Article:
Top IAEA official resigns unexpectedly

Chief of inspections at UN nuclear watchdog agency resigns. No reason provided for the move.

Elad Benari, Canada,

IAEA headquarters
IAEA headquarters

The chief of inspections at the UN nuclear watchdog agency resigned suddenly, the agency said on Friday without giving a reason, according to Reuters.

The departure of Tero Varjoranta comes at a sensitive time, three days after the United States announced it was quitting the 2015 nuclear deal with Iran.

Varjoranta, a native of Finland, had been a deputy director general of the International Atomic Energy Agency (IAEA) and head of its Department of Safeguards, which verifies countries’ compliance with the nuclear Non-Proliferation Treaty, since October 2013.

He will be replaced in an acting capacity by the head of the department’s Iran team, the Vienna-based IAEA said.

“Mr. Tero Varjoranta has resigned effective 11 May 2018,” an IAEA spokesman said, as quoted by Reuters. “The director general has appointed Mr. Massimo Aparo, acting director, Office for Verification in Iran, as acting deputy director general and head of the Department of Safeguards, effective immediately.”

“The agency’s safeguards activities will continue to be carried out in a highly professional manner,” the spokesman said.

Asked why Varjoranta had resigned, he said, “The agency cannot comment on personnel matters, which are confidential.” IAEA Director General Yukiya Amano plans to appoint a permanent replacement as soon as possible, he added.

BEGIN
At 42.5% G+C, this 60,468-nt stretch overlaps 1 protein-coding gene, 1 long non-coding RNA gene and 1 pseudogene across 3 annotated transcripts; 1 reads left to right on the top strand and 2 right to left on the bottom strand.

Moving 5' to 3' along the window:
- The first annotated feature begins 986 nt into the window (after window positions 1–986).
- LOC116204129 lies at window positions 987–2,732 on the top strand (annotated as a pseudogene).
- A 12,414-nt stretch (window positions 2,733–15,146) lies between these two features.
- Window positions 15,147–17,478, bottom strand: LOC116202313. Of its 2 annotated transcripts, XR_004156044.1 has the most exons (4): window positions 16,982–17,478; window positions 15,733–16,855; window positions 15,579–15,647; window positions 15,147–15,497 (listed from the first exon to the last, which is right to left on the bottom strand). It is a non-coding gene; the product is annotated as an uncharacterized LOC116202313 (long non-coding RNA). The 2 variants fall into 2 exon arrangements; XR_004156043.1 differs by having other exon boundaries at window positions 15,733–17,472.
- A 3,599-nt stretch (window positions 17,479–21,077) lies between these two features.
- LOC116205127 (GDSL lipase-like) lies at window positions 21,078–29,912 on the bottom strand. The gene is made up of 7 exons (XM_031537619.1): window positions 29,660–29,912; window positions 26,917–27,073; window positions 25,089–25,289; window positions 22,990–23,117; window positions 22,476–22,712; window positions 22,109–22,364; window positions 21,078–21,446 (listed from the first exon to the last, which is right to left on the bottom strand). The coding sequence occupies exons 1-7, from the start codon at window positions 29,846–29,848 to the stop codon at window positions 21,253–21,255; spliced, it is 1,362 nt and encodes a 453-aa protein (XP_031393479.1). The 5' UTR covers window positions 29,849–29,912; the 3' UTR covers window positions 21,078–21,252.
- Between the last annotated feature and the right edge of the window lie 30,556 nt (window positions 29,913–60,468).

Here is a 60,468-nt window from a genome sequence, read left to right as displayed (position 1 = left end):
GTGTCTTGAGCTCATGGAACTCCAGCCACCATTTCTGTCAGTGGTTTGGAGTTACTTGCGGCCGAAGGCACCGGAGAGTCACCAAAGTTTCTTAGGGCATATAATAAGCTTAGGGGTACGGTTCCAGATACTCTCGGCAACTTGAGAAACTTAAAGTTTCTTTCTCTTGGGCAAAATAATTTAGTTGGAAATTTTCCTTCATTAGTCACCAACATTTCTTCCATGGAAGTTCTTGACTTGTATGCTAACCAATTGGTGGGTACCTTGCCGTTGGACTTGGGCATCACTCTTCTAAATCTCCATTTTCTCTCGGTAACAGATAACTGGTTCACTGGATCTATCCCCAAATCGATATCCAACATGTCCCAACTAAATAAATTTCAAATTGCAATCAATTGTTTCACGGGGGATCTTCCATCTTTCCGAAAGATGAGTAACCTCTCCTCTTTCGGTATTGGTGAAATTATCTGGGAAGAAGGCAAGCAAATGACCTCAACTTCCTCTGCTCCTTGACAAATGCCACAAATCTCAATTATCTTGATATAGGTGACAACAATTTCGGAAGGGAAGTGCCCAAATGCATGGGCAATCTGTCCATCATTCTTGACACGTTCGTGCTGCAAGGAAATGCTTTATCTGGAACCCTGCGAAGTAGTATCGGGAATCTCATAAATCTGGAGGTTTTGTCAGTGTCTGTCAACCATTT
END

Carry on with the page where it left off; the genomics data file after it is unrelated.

The IAEA, which is in charge of making sure Iran is complying with the 2015 deal, has released several reports which showed that Iran was continuing to abide by the deal's key measures.

In March, Amano said inspectors had had "access to all the sites and locations which we needed to visit" in Iran while warning against the deal falling apart.

On Thursday, officials in Washington said the White House wants inspections of Iran's nuclear sites to continue despite Trump's withdrawal from the deal.

Iran has in the past threatened to reconsider its cooperation with the IAEA if the United States failed to respect its commitments in the 2015 deal. It remains unclear how it will act now that Washington has pulled out, as other signatories to the deal have vowed to press ahead with the agreement's implementation.

(Arutz Sheva’s North American desk is keeping you updated until the start of Shabbat in New York. The time posted automatically on all Arutz Sheva articles, however, is Israeli time.)

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